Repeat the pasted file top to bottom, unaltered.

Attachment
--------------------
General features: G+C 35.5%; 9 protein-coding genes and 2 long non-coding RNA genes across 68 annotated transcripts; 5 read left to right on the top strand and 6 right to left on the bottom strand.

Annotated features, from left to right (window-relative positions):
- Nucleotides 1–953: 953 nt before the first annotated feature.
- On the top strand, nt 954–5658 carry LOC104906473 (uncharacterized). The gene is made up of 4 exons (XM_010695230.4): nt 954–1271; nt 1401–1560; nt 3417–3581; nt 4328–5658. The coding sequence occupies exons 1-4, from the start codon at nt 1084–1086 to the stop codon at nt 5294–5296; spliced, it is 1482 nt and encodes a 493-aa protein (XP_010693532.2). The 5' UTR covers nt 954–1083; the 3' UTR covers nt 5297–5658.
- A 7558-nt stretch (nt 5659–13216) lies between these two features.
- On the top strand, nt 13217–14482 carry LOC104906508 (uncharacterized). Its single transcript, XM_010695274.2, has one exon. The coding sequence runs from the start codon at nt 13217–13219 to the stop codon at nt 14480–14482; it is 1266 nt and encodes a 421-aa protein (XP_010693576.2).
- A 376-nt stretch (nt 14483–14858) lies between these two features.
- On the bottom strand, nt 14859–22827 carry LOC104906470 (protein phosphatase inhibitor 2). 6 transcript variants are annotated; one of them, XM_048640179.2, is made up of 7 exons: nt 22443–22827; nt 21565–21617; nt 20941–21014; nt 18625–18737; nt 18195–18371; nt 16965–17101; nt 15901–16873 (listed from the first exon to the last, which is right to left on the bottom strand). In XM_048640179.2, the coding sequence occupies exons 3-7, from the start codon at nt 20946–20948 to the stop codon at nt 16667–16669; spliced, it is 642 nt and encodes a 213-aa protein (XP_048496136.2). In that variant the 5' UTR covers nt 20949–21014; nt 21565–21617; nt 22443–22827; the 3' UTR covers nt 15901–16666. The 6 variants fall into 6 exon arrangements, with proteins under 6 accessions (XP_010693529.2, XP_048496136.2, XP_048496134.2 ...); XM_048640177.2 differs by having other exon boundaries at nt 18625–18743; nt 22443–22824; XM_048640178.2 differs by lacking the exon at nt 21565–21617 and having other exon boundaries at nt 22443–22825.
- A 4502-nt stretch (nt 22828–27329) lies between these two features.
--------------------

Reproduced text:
General features: G+C 35.5%; 9 protein-coding genes and 2 long non-coding RNA genes across 68 annotated transcripts; 5 read left to right on the top strand and 6 right to left on the bottom strand.

Annotated features, from left to right (window-relative positions):
- Nucleotides 1–953: 953 nt before the first annotated feature.
- On the top strand, nt 954–5658 carry LOC104906473 (uncharacterized). The gene is made up of 4 exons (XM_010695230.4): nt 954–1271; nt 1401–1560; nt 3417–3581; nt 4328–5658. The coding sequence occupies exons 1-4, from the start codon at nt 1084–1086 to the stop codon at nt 5294–5296; spliced, it is 1482 nt and encodes a 493-aa protein (XP_010693532.2). The 5' UTR covers nt 954–1083; the 3' UTR covers nt 5297–5658.
- A 7558-nt stretch (nt 5659–13216) lies between these two features.
- On the top strand, nt 13217–14482 carry LOC104906508 (uncharacterized). Its single transcript, XM_010695274.2, has one exon. The coding sequence runs from the start codon at nt 13217–13219 to the stop codon at nt 14480–14482; it is 1266 nt and encodes a 421-aa protein (XP_010693576.2).
- A 376-nt stretch (nt 14483–14858) lies between these two features.
- On the bottom strand, nt 14859–22827 carry LOC104906470 (protein phosphatase inhibitor 2). 6 transcript variants are annotated; one of them, XM_048640179.2, is made up of 7 exons: nt 22443–22827; nt 21565–21617; nt 20941–21014; nt 18625–18737; nt 18195–18371; nt 16965–17101; nt 15901–16873 (listed from the first exon to the last, which is right to left on the bottom strand). In XM_048640179.2, the coding sequence occupies exons 3-7, from the start codon at nt 20946–20948 to the stop codon at nt 16667–16669; spliced, it is 642 nt and encodes a 213-aa protein (XP_048496136.2). In that variant the 5' UTR covers nt 20949–21014; nt 21565–21617; nt 22443–22827; the 3' UTR covers nt 15901–16666. The 6 variants fall into 6 exon arrangements, with proteins under 6 accessions (XP_010693529.2, XP_048496136.2, XP_048496134.2 ...); XM_048640177.2 differs by having other exon boundaries at nt 18625–18743; nt 22443–22824; XM_048640178.2 differs by lacking the exon at nt 21565–21617 and having other exon boundaries at nt 22443–22825.
- A 4502-nt stretch (nt 22828–27329) lies between these two features.